When I was growing up in Los Angeles, we attended an upscale Conservative synagogue called Temple Beth-El. (synagogues.com) Conservative was a compromise between my parents–my father who had grown up Orthodox and my mother who had not and who announced to my father early on in their marriage that she was not keeping kosher.
Conservative in those days meant long long High Holiday services where the clergy wore grand white robes and high ceremonial hats and people sat in pre-assigned seats based on how much you paid for your membership. Yom Kippur pledges were announced loudly from the floor as wealthy members strived to compete for admiration. Rabbi Ott, apparently a famous orator, spoke in polished rabbinese for no less than one hour and sometimes more. I wanted to leave in the worst way but this was frowned upon. Cantor Katzman was great but sang too little. Except for those from the old country who really knew Hebrew, and a few traditional songs, most of the service was not participatory although I remember with shame feeling embarrassed when my musical father sang the prayers out loud. How I wish I could hear him now.
Flash forward to the West Side’s B’nai Jeshurun, (newyorksideways) acknowledged leader of the “Jewish renewal” movement which emphasizes joy, music, and sometimes dance in prayer. Although the Rabbi swore that they don’t do franchises., nevertheless, in Los Angeles, this temple or that proudly refers to itself as “the BJ of Los Angeles or San Francisco.”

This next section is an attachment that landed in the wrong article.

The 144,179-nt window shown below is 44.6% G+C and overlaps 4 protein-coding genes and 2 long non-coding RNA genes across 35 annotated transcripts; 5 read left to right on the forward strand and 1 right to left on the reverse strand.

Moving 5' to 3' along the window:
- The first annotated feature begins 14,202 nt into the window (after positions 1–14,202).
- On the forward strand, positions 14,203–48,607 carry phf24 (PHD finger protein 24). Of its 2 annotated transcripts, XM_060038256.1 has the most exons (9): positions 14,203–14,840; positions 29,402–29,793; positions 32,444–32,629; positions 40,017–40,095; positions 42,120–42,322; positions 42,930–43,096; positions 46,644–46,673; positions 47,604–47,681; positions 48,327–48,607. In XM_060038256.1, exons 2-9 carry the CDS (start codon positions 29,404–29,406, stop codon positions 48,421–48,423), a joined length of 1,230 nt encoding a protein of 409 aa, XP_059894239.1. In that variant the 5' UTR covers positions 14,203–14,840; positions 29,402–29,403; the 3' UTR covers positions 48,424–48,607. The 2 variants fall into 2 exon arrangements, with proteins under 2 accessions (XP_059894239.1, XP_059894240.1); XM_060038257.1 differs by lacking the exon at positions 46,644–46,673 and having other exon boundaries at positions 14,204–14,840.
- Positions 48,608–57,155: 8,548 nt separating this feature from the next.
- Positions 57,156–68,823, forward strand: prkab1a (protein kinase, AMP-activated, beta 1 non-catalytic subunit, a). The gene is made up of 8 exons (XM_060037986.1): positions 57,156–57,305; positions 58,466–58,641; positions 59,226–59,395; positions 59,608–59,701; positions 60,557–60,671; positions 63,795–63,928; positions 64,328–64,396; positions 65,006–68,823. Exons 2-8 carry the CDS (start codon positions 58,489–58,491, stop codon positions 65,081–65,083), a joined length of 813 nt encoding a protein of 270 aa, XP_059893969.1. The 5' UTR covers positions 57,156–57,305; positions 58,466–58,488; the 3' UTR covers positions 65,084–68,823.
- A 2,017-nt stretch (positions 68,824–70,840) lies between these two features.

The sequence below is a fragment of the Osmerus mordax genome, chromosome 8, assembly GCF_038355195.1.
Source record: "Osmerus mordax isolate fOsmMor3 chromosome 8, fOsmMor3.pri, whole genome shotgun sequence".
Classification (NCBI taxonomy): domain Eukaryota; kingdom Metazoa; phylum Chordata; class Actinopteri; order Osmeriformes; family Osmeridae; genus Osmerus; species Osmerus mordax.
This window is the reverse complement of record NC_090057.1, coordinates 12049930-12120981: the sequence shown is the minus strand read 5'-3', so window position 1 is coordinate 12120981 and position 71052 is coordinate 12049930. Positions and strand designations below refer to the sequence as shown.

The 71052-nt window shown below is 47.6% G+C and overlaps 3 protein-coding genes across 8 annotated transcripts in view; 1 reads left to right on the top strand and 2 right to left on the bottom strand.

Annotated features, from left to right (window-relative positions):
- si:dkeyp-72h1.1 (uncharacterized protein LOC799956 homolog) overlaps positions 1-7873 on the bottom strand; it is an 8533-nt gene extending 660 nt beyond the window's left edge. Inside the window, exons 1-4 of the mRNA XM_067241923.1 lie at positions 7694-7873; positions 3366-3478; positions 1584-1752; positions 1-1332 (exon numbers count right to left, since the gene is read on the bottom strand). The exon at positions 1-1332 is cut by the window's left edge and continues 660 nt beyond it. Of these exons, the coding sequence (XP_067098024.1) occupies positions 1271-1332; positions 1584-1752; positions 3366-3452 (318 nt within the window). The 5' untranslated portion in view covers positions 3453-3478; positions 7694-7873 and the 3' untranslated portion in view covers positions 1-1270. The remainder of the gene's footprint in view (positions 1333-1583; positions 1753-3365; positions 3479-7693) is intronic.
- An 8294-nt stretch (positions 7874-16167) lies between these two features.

When our favorite Cantor retired from Central Synagogue, we went shopping for a temple, Rory swearing he would not go across town on High Holidays ever again. We started first at BJ because it was the closest and because we had heard great things about it. They call themselves a “liberal” congregation and indeed they believed all the things we did–women and gay clergy, social justice etc.
What we didn’t know was the prevalence of music throughout the service and I don’t mean just the Cantor with a guitar. I mean three professional musicians in every service-keyboard, cello and drums– and there are four services at different locations during the High Holidays to serve 4000 people. In addition, the Cantor plays a great keyboard and the Rabbis are terrific song leaders. They have long services but you can come and go as you please and nobody cares.
Every member of the clergy sings–really well–and they all sing in everything. If you can’t sing, you don’t get a gig at BJ. Also, much of the service is sung, again by all clergy, all the congregation and sometimes the Torah is chanted by incredibly knowledgeable and talented young people The music comes from Argentina, home of many of the clergy brought by Rabbi Marshall T. Meyer, Israel and around the world. Sephardic and Ashkenazic, Hassidic, the Middle East, Turkey and South Asia. It is infectious, joyous, and often very moving. Most of all, these services are participatory. See: https://www.bj.org/spiritual-life/music-of-bj/
You don’t know who will lead your services ( a little like the New York City Ballet) but they bring in good people, although we adore the great Chazzan Ari Priven and always hope we will hear him. Although he has plenty of high notes, we especially like his thrumming low ones. Listen to his Hatikvah at the UN rally https://www.youtube.com/watch?v=nO-cW213wkg. None of these clergy, however, “perform” for the crowd. They pray for themselves and we sing along.
It’s always open seating and of course, your pledge is private although by the time they finish reciting all the things they do, you are always sorry you didn’t pledge more and you rush to stay overnight at their shelters, cook food for the hungry, visit the sick and finally, just maybe, learn Hebrew.
When we walk out, we feel great–not sad, not depressed, but uplifted and part of our community. This is something I did not have as a child and relish now. I know that there are other great temples everywhere, but for us. BJ is the standout.
#Cantor Ari Priven